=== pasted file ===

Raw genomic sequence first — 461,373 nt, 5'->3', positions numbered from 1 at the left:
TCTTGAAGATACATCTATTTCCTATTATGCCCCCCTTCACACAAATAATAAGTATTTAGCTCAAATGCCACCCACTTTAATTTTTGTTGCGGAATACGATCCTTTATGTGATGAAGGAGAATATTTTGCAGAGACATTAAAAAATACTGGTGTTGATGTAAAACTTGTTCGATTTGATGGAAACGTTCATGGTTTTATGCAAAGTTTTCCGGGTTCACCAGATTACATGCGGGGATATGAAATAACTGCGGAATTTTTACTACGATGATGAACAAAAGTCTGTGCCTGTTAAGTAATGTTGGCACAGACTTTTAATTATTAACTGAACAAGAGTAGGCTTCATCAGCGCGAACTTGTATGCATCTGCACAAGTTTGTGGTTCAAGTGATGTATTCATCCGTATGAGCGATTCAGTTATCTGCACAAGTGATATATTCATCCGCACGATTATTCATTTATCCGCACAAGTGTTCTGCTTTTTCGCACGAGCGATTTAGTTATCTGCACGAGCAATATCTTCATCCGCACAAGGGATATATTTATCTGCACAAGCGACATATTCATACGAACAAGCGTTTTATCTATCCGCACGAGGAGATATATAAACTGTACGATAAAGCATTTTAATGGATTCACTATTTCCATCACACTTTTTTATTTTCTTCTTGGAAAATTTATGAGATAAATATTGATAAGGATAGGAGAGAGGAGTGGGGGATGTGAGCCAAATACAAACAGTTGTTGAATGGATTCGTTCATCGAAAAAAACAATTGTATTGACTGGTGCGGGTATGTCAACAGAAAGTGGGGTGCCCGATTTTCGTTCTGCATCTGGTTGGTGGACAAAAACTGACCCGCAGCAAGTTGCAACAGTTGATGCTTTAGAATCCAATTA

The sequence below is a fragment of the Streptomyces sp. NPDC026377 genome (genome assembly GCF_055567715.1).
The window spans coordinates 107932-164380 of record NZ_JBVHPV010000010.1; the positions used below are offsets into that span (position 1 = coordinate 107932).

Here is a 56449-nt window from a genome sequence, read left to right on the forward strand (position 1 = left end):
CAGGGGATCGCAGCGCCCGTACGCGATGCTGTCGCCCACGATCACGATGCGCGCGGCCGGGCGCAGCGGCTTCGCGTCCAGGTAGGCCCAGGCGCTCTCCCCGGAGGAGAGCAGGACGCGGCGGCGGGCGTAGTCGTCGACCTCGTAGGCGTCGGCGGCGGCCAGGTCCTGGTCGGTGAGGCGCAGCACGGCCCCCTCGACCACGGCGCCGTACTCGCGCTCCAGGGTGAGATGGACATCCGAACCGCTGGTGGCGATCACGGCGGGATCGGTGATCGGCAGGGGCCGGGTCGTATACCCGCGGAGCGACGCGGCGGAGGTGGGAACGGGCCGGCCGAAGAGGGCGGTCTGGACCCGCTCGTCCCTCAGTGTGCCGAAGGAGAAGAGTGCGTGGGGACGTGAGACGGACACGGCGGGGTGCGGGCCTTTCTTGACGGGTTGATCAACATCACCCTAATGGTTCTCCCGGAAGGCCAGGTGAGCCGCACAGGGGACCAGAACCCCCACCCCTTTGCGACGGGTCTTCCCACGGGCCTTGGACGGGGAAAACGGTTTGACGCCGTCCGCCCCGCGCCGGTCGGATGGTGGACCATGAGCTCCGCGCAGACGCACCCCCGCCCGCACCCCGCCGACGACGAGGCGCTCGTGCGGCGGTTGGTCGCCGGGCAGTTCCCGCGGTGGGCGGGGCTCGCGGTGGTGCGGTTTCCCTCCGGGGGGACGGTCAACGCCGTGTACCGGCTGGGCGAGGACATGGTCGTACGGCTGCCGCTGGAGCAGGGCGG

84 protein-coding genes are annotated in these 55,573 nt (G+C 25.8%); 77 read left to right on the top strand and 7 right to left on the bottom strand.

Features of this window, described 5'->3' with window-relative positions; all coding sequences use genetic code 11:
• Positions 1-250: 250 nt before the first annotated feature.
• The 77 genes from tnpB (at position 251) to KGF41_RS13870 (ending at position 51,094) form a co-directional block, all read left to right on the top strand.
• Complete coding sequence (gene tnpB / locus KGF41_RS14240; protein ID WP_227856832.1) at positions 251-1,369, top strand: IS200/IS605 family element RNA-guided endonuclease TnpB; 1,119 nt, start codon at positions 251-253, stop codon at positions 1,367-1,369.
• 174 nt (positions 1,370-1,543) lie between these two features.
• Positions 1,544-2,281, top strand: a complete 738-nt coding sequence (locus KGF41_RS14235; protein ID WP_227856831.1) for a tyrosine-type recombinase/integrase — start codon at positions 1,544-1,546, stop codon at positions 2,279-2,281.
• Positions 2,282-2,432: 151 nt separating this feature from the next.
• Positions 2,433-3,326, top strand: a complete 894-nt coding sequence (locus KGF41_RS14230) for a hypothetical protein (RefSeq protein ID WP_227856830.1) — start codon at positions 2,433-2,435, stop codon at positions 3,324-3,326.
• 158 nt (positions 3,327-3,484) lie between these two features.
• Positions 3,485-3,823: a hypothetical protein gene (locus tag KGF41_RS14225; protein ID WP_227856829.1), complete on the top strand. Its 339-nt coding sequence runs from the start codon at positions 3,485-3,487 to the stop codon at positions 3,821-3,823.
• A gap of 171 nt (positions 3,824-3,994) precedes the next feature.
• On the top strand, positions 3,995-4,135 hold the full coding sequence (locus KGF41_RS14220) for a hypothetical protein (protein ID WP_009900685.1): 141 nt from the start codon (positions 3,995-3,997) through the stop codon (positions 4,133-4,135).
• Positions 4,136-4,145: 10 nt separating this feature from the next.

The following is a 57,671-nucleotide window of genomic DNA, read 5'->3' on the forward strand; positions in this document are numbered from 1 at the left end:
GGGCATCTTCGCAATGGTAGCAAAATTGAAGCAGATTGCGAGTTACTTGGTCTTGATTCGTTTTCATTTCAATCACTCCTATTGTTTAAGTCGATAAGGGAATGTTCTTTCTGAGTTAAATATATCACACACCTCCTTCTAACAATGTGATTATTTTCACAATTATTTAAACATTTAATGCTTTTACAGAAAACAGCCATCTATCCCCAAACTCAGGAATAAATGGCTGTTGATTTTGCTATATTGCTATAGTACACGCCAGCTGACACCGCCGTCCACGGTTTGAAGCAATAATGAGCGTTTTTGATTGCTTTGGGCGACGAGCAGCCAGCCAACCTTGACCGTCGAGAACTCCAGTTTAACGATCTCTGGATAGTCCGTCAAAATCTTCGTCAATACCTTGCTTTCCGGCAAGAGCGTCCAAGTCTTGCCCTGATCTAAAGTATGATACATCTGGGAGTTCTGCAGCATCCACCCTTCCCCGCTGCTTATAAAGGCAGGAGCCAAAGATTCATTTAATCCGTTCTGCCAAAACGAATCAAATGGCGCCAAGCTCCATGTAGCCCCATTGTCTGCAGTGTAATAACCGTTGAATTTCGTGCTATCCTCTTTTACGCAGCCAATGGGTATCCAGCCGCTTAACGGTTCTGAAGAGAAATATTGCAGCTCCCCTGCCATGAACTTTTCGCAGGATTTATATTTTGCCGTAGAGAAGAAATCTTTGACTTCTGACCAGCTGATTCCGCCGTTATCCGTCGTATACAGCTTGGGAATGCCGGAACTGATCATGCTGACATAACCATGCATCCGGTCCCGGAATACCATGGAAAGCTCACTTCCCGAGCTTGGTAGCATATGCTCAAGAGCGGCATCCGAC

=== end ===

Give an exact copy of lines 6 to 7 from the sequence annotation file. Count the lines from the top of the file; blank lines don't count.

CAGGGGATCGCAGCGCCCGTACGCGATGCTGTCGCCCACGATCACGATGCGCGCGGCCGGGCGCAGCGGCTTCGCGTCCAGGTAGGCCCAGGCGCTCTCCCCGGAGGAGAGCAGGACGCGGCGGCGGGCGTAGTCGTCGACCTCGTAGGCGTCGGCGGCGGCCAGGTCCTGGTCGGTGAGGCGCAGCACGGCCCCCTCGACCACGGCGCCGTACTCGCGCTCCAGGGTGAGATGGACATCCGAACCGCTGGTGGCGATCACGGCGGGATCGGTGATCGGCAGGGGCCGGGTCGTATACCCGCGGAGCGACGCGGCGGAGGTGGGAACGGGCCGGCCGAAGAGGGCGGTCTGGACCCGCTCGTCCCTCAGTGTGCCGAAGGAGAAGAGTGCGTGGGGACGTGAGACGGACACGGCGGGGTGCGGGCCTTTCTTGACGGGTTGATCAACATCACCCTAATGGTTCTCCCGGAAGGCCAGGTGAGCCGCACAGGGGACCAGAACCCCCACCCCTTTGCGACGGGTCTTCCCACGGGCCTTGGACGGGGAAAACGGTTTGACGCCGTCCGCCCCGCGCCGGTCGGATGGTGGACCATGAGCTCCGCGCAGACGCACCCCCGCCCGCACCCCGCCGACGACGAGGCGCTCGTGCGGCGGTTGGTCGCCGGGCAGTTCCCGCGGTGGGCGGGGCTCGCGGTGGTGCGGTTTCCCTCCGGGGGGACGGTCAACGCCGTGTACCGGCTGGGCGAGGACATGGTCGTACGGCTGCCGCTGGAGCAGGGCGG

84 protein-coding genes are annotated in these 55,573 nt (G+C 25.8%); 77 read left to right on the top strand and 7 right to left on the bottom strand.